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J Immunol. 1999 Jun 1;162(11):6473-81.

Glucocorticoids affect human dendritic cell differentiation and maturation.

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Laboratory of Experimental Surgery, Surgical Department, S. Raffaele Scientific Institute, Milan, Italy.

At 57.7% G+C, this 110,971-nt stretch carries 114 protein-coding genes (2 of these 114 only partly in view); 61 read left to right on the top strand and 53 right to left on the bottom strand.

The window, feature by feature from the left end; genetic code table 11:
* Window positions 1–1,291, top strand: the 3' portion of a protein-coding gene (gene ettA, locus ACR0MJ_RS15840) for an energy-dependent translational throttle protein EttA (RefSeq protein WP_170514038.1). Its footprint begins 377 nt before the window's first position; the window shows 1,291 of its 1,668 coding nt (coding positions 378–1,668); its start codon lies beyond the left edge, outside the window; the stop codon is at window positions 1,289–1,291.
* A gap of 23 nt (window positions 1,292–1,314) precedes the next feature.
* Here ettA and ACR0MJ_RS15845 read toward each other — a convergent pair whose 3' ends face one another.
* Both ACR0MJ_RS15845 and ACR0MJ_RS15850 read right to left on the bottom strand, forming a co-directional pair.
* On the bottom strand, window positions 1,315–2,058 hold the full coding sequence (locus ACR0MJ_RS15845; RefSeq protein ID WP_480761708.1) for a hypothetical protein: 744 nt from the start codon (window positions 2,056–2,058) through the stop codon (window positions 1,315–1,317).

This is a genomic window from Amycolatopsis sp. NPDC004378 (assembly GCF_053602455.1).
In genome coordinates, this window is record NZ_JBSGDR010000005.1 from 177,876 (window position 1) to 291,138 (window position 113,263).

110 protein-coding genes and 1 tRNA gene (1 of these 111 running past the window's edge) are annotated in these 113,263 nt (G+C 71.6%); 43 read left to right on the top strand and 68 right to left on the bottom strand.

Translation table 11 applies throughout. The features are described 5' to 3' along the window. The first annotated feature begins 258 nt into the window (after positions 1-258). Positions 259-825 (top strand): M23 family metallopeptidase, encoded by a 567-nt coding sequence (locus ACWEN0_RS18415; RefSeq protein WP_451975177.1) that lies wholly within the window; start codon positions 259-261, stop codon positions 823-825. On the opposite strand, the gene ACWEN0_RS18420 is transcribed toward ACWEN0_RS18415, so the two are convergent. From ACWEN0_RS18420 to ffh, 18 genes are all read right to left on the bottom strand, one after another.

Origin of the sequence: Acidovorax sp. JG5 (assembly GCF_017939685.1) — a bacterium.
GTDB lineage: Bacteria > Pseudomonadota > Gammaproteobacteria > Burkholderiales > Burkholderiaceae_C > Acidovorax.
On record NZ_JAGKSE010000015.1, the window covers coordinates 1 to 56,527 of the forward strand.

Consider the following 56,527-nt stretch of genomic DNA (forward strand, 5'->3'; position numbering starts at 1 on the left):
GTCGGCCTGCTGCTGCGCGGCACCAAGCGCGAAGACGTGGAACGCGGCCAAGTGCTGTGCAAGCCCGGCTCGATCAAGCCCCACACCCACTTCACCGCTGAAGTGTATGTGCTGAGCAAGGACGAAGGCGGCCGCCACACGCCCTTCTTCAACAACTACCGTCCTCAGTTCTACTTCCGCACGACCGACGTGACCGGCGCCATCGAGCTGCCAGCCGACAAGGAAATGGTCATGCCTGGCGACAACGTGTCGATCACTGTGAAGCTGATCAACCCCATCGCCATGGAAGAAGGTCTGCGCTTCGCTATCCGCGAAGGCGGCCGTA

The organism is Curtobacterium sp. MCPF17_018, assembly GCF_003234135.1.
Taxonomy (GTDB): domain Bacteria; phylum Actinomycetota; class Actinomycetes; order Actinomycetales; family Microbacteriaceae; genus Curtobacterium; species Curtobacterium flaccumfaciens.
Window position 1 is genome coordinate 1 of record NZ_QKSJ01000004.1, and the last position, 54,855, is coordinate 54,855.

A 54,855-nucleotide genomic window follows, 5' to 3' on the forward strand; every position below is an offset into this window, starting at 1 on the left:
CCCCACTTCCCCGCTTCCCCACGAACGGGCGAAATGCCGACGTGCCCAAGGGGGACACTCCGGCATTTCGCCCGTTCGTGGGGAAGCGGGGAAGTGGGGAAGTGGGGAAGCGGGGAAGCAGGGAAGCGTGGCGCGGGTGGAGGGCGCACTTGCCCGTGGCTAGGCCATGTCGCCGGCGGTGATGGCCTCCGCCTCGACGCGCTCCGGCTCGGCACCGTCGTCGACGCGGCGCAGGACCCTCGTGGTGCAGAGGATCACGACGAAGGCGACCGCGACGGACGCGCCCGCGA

Because dendritic cells (DC) play a major role in the initiation of T cell-mediated immunity, we studied the effects of glucocorticoids, well-known inhibitors of the immune and inflammatory response, on the differentiation and maturation of human DC. DC were differentiated from human monocytes by culture with GM-CSF and IL-4 for 7 days with and without dexamethasone (Dex). Cells treated with Dex (10-8 M) (Dex-DC) developed a characteristic dendritic morphology; however, membrane phenotype analysis demonstrated that they were not fully differentiated. Dex-DC expressed low levels of CD1a and, unlike untreated cells, high levels of CD14 and CD16. Molecules involved in Ag presentation (CD40, CD86, CD54) were also impaired. In contrast, molecules involved in Ag uptake (mannose receptor, CD32) and cell adhesion (CD11/CD18, CD54) were up-regulated. After exposure to TNF-alpha or CD40 ligand, Dex-DC expressed lower levels of CD83 and CD86 than untreated cells. Dex-DC showed a higher endocytic activity, a lower APC function, and a lower capacity to secrete cytokines than untreated cells. Overall, these results indicate that DC differentiated in the presence of Dex are at a more immature stage. Moreover, Dex also partially blocked terminal maturation of already differentiated DC. In conclusion, our data suggest that glucocorticoids may act at the very first step of the immune response by modulating DC differentiation, maturation, and function.

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